Sometimes the rarer, the beautiful can only emerge or survive in isolation. In a similar manner, some degree of withdrawal serves to nurture man’s creative powers. The artist and scientist bring out of the dark void, like the mysterious universe itself, the unique, the strange, and unexpected. – Loren Eiseley
I’m just back from a weekend on the coast of Maine with good friends. What a wonderful weekend! The weather and the ocean conspired to fill our senses with the glory of nature in her most peaceful and generous style. We had sun and breeze and heat with cool temperatures at night so that we could snuggle under our quilts in comfort.
It was a quiet weekend even with the fireworks next door and gave me time to ruminate again on Eiseley’s quotation. I teach a class in computer programming to high school students. Most of my students are math and science geeks who love nothing more than playing games on the computer. In truth, I don’t play games on the computer because it is too easy for me to get lost in the games; too easy for me to succumb to the challenge of solving the problem set in front of me quickly before I lose the game.
I’ve always felt this strange bifurcation of my attention. In my personal life, I spend my time making things, cooking, printmaking, sewing. I am a very creative person. On the other hand, my job is very technical with computers and programming and problem solving. This dichotomy bothered me for a long time until I finally figured it out. For me, it’s all about the problem solving. I love a good problem!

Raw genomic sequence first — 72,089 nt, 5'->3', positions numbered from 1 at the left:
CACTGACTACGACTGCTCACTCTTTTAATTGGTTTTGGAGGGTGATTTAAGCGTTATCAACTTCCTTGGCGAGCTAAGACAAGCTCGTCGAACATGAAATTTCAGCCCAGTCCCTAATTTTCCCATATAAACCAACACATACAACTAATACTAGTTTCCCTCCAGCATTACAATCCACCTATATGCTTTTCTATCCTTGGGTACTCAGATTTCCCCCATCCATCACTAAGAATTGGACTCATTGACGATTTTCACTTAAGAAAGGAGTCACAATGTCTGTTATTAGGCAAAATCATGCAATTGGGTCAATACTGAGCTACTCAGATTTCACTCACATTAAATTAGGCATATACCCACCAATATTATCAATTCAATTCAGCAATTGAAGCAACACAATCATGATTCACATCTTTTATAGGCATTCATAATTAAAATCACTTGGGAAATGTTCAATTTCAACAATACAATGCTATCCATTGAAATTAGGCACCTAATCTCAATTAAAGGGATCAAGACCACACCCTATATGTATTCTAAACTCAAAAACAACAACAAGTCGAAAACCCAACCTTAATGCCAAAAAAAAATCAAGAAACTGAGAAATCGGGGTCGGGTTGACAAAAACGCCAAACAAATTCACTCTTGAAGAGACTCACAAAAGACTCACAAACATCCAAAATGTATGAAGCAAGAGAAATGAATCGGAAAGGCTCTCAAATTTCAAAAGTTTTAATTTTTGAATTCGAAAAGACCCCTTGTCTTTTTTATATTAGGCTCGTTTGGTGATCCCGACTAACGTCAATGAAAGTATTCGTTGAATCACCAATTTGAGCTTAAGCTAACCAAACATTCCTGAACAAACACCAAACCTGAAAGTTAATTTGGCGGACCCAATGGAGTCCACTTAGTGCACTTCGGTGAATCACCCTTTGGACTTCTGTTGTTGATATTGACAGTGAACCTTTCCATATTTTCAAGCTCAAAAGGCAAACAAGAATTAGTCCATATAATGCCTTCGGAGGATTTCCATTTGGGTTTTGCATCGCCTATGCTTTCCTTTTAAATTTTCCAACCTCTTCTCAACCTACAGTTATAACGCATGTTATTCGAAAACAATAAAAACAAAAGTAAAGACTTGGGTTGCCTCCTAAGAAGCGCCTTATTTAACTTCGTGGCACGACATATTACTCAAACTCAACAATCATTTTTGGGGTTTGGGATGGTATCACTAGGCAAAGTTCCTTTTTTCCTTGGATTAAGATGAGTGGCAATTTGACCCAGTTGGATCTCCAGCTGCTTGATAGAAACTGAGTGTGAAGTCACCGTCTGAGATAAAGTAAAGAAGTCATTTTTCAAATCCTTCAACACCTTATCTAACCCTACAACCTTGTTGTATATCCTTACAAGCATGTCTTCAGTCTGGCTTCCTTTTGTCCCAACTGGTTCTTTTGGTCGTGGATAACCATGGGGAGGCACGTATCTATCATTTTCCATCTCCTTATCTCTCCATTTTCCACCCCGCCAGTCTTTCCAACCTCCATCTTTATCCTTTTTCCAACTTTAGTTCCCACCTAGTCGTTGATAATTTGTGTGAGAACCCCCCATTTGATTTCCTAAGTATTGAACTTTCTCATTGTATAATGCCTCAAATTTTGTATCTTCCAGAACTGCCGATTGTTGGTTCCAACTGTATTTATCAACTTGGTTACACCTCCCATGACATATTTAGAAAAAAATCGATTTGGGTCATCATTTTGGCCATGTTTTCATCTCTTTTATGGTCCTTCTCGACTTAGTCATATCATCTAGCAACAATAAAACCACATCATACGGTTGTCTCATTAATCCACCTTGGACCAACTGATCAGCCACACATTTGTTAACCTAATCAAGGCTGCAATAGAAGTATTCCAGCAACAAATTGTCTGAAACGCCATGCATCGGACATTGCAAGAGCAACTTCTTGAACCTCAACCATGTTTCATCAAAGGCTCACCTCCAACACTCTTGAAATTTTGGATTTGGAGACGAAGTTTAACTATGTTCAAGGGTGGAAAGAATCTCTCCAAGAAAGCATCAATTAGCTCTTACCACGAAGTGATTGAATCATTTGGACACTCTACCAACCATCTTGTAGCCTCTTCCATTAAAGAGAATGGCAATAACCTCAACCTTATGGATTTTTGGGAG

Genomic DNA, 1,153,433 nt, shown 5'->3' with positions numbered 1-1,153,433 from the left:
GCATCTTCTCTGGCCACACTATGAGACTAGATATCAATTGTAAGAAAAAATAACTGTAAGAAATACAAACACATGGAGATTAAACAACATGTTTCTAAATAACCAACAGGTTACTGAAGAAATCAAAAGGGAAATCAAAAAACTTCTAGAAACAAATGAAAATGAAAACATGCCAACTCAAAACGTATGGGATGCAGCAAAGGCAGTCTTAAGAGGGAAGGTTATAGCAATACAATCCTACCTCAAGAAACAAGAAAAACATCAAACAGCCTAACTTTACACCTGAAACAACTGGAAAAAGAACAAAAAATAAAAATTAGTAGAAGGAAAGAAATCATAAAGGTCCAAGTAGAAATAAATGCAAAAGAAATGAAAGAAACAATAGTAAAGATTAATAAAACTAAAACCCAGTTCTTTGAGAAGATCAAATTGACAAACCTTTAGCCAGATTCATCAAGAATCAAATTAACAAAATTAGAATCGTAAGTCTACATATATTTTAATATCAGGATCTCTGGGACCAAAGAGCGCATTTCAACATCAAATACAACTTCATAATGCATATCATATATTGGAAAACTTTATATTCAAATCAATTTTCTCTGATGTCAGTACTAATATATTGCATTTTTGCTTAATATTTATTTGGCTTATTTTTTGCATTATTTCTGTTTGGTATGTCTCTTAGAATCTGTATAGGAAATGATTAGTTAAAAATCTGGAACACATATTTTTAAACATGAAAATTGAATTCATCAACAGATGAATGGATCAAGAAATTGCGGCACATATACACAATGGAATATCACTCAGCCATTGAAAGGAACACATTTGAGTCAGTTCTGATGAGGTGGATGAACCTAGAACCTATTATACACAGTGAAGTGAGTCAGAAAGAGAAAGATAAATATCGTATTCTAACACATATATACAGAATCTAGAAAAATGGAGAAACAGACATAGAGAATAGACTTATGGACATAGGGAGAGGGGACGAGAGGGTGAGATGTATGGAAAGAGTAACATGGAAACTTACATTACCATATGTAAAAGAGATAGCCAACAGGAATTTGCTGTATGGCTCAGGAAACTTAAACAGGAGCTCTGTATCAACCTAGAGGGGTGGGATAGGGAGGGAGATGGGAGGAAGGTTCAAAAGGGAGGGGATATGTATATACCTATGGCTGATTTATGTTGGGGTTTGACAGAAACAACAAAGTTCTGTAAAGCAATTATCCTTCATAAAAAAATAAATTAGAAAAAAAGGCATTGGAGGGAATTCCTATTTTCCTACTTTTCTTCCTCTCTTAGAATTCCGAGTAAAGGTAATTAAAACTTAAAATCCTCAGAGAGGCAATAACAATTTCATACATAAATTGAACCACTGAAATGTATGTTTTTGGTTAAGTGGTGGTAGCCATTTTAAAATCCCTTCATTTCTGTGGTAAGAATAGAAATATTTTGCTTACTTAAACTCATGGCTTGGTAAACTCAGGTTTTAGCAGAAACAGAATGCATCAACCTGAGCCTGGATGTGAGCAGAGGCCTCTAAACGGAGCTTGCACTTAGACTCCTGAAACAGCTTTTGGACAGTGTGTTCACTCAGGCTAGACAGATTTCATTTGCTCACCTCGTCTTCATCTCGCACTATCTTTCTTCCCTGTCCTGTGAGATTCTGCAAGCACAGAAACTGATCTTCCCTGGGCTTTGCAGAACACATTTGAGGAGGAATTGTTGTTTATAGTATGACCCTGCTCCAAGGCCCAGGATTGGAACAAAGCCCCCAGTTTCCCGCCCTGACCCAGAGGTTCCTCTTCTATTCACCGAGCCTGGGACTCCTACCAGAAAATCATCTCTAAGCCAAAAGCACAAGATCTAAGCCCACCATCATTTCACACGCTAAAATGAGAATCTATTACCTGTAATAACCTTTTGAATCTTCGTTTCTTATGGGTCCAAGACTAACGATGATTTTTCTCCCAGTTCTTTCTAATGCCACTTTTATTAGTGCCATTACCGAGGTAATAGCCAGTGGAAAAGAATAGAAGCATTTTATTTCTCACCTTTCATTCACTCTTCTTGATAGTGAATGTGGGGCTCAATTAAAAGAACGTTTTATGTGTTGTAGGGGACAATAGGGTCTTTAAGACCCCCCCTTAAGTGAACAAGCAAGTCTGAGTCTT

It could be the problem of how to create the image that I want from an inked plate. It could be how to fix the leaking toilet or it could be how to make the computer succumb to my will and print that report the way I want it. All of these things require a mind that is willing to nimbly step outside of the box and feel its way around until it finds the soft spots that allow it to grab hold and solve the problem. It’s why scientists and artists have so much in common.
I try hard in my class to present open-ended problems with no single solution. I want to teach them not only how to program but also how to open their minds and look at the world from all different directions. I want to pass along my love for the problem and give them, the ones who would be scientists, the gift of the artistic mind.